|US4938740 *||May 25, 1988||Jul 3, 1990||Trustees Of The University Of Pennsylvania||Reducing stress at vascular graft anastomoses|
|US4957508 *||Oct 30, 1987||Sep 18, 1990||Ube Industries, Ltd.||Medical tubes|
|US5059211 *||Jun 25, 1987||Oct 22, 1991||Duke University||Absorbable vascular stent|
|US5078735 *||Jun 18, 1990||Jan 7, 1992||Mobin Uddin Kazi||Prosthetic grafting method for bypass surgery|
|US5089014 *||May 18, 1987||Feb 18, 1992||Holfert John W||Tubular interconnect device for use within the circulatory system|
|US5108430 *||Aug 23, 1990||Apr 28, 1992||Biagio Ravo||Implantable reservoir adapted to receive and store structural devices therein|
|US5192289 *||Dec 23, 1991||Mar 9, 1993||Avatar Design And Development, Inc.||Anastomosis stent and stent selection system|
|US5399352 *||Apr 14, 1993||Mar 21, 1995||Emory University||Device for local drug delivery and methods for using the same|
|US5609626 *||Jun 22, 1994||Mar 11, 1997||Baxter International Inc.||Stent devices and support/restrictor assemblies for use in conjunction with prosthetic vascular grafts|
|DE2657255A1 *||Dec 17, 1976||Jun 29, 1978||P H Dr Schomacher||Vorrichtung zum schliessen von durchtrennten koerpergefaessen|
|DE3207690A1 *||Mar 1, 1982||Sep 8, 1983||Gaul Karl Egon Dr Med||Venous valve prosthesis/artificial venous valve|
|EP0202031A2 *||Apr 15, 1986||Nov 20, 1986||Richards Medical Company||Chemical polishing process for titanium and titanium alloy surgical implants|
|EP0303767A1 *||Apr 9, 1985||Feb 22, 1989||Walsh Manufacturing (Mississauga) Limited||Anastomosis devices, kits and method|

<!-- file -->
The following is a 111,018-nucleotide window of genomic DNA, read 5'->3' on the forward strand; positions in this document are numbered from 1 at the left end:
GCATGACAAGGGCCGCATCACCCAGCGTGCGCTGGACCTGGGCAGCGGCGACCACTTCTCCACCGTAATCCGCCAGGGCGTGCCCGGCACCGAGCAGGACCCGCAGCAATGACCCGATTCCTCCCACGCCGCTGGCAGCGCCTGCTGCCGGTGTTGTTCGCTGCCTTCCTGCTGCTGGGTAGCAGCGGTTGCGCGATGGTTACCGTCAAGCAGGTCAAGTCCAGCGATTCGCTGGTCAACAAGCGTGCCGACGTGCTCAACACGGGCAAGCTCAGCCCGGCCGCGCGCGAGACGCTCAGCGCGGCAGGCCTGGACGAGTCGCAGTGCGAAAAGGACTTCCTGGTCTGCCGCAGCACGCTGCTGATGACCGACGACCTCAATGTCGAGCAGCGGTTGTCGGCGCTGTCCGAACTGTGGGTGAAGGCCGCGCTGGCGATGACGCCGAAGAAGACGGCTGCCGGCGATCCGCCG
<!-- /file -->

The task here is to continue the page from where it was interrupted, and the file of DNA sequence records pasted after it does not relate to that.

|GB2039652A *||Title not available|
|SU137100A1 *||Title not available|
|WO1980001460A1 *||Jan 3, 1980||Jul 24, 1980||Tesi Ab||Catheter|
|WO1981000668A1 *||Sep 5, 1980||Mar 19, 1981||A Jansen||Medical device for connecting two portions of the intestine,ancillary device for use therewith,and method for insertion of an intestinal button suture with the aid of this device|
|WO1982001644A1 *||Oct 30, 1981||May 27, 1982||Robert L Kaster||Anastomotic fitting|
|WO1987004915A1 *||Feb 18, 1987||Aug 27, 1987||Ekkehard Euler||Device for the macro- and microsurgical junction of vessel ends|
|WO1988000459A1 *||Jul 16, 1987||Jan 28, 1988||Quotidian Pty Ltd||Prosthetic venous valve|
|WO1989002254A1 *||Sep 14, 1988||Mar 23, 1989||Syde A Taheri||Prosthetic valve for vein and implantation thereof|
|WO1990014804A1 *||May 31, 1990||Dec 13, 1990||Baxter Int||Biological valvular prosthesis|
|WO1993000868A1 *||Jul 3, 1992||Jan 21, 1993||Earl Ronald Owen||Tubular surgical implant|
|Citing Patent||Filing date||Publication date||Applicant||Title|
|US6254564||Aug 4, 1999||Jul 3, 2001||Percardia, Inc.||Left ventricular conduit with blood vessel graft|
|US6254627 *||Sep 17, 1998||Jul 3, 2001||Diseno Y Desarrollo Medico S.A. De C.V.||Non-thrombogenic stent jacket|